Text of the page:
Answer: The FDA's definition of adulterated food is as follows:
SEC. 402.  A food shall be deemed to be adulterated—
(a)(1) if it bears or contains any poisonous or deleterious substance which may render it injurious to health; but in case the substance is not an added substance such food shall not be considered adulterated under this clause if the quantity of such substance in such food does not ordinarily render it injurious to health; or
(2)(A) if it bears or contains any added poisonous or added deleterious substance (other than one which is (i) a pesticide chemical in or on a raw agricultural commodity, (ii) a food additive, (iii) a color additive, or (iv) a new animal drug) which is unsafe within the meaning of section 406; or
(B) if it is a raw agricultural commodity and it bears or contains a pesticide chemical which is unsafe within the meaning of section 408(a); or
(C) if it is, or it bears or contains, any food additive which is unsafe within the meaning of section 409: Provided , That where a pesticide chemical has been used in or on a raw agricultural commodity in conformity with an exemption granted or a tolerance prescribed under section 408 and such raw agricultural commodity has been subjected to processing such as canning, cooking, freezing, dehydrating, or milling, the residue of such pesticide chemical remaining in or on such processed food shall, notwithstanding the provisions of sections 406 and 409, not be deemed unsafe if such residue in or on the raw agricultural commodity has been removed to the extent possible in good manufacturing practice and the concentration of such residue in the processed food when ready to eat is not greater than the tolerance prescribed for the raw agricultural commodity; or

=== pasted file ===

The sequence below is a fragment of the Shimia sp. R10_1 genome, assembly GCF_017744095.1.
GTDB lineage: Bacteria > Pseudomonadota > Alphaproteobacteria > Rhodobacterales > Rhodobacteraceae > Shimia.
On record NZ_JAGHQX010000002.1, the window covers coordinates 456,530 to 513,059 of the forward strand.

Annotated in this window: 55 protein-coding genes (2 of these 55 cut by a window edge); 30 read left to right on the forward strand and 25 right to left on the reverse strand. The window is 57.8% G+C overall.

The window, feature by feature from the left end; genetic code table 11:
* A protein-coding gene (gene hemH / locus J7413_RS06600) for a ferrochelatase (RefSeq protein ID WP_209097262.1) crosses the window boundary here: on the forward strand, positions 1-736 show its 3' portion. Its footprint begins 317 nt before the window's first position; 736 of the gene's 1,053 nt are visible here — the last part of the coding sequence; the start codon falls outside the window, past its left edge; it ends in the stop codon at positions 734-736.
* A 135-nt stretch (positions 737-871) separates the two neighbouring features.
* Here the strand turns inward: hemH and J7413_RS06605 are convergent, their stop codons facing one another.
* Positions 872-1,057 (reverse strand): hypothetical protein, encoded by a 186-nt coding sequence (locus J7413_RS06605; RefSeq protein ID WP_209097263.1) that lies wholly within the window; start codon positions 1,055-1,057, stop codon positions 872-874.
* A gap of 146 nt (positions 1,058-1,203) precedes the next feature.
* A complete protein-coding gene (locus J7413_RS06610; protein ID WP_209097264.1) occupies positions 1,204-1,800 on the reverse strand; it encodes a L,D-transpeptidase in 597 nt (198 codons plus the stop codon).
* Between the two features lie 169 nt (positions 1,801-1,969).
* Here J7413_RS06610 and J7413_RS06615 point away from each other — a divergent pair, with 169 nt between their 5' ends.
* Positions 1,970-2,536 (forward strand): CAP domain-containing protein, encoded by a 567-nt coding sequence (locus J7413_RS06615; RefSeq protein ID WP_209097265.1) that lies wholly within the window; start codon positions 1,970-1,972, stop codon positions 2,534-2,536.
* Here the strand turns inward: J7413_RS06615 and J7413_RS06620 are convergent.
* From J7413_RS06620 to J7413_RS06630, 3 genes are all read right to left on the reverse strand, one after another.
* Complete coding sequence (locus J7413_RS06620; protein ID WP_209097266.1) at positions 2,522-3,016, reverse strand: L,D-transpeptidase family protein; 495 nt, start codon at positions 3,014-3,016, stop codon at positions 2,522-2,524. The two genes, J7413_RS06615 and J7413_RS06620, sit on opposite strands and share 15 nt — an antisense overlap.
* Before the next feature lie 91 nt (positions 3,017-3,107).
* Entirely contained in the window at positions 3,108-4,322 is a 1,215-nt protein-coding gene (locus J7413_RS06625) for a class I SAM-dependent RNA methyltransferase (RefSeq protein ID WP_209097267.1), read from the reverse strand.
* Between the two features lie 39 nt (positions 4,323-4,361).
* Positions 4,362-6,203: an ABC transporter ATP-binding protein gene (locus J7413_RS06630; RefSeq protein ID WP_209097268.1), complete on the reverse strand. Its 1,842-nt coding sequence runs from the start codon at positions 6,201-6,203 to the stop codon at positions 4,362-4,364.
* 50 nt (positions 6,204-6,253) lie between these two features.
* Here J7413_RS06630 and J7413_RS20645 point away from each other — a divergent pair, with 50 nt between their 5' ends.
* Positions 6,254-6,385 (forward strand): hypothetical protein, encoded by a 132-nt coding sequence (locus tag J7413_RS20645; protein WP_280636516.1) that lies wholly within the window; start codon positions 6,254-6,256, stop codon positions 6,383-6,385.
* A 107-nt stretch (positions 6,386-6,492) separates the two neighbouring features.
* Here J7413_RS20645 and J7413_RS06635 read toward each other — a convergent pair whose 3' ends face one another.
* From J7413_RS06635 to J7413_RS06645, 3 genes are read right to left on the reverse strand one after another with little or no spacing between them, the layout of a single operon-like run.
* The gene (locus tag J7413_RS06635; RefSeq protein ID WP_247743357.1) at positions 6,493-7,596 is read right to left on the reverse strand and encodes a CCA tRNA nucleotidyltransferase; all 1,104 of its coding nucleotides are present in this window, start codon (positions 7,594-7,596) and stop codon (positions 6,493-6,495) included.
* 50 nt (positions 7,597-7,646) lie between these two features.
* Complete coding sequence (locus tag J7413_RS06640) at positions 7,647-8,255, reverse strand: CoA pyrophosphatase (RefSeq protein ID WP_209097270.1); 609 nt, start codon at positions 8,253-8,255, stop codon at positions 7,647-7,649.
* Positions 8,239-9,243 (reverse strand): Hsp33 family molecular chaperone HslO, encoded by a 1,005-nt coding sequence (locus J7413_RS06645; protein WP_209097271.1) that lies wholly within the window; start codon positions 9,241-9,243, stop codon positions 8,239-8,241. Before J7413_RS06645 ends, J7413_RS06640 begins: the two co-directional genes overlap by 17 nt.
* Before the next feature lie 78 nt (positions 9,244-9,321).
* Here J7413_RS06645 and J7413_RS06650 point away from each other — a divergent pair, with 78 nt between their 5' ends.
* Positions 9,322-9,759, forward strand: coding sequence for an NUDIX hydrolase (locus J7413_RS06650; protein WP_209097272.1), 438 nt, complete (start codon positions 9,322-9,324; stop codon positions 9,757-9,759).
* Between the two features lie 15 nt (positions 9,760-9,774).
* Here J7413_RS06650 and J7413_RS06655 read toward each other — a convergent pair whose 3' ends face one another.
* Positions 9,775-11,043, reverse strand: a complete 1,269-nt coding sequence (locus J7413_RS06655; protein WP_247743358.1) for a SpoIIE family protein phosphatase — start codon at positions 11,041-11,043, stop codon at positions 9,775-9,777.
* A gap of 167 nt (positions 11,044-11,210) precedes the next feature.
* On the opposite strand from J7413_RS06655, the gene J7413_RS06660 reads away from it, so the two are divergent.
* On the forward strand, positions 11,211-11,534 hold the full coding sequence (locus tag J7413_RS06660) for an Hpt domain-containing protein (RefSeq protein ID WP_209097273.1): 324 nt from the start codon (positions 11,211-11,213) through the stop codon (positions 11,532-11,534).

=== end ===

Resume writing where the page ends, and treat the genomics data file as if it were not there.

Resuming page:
(D) if it is, or it bears or contains, a new animal drug (or conversion product thereof) which is unsafe within the meaning of section 512; or
(3) if it consists in whole or in part of any filthy, putrid, or decomposed substance, or if it is otherwise unfit for food; or
(4) if it has been prepared, packed, or held under insanitary conditions whereby it may have become contaminated with filth, or whereby it may have been rendered injurious to health; or
(5) if it is, in whole or in part, the product of a diseased animal or of an animal which has died otherwise than by slaughter; or
(6) if its container is composed, in whole or in part, of any poisonous or deleterious substance which may render the contents injurious to health; or
(7) if it has been intentionally subjected to radiation, unless the use of the radiation was in conformity with a regulation or exemption in effect pursuant to section 409.
(b)(1) If any valuable constituent has been in whole or in part omitted or abstracted there from; or (2) if any substance has been substituted wholly or in part therefore; or (3) if damage or inferiority has been concealed in any manner; or (4) if any substance has been added thereto or mixed or packed therewith so as to increase its bulk or weight, or reduce its quality or strength, or make it appear better or of greater value than it is.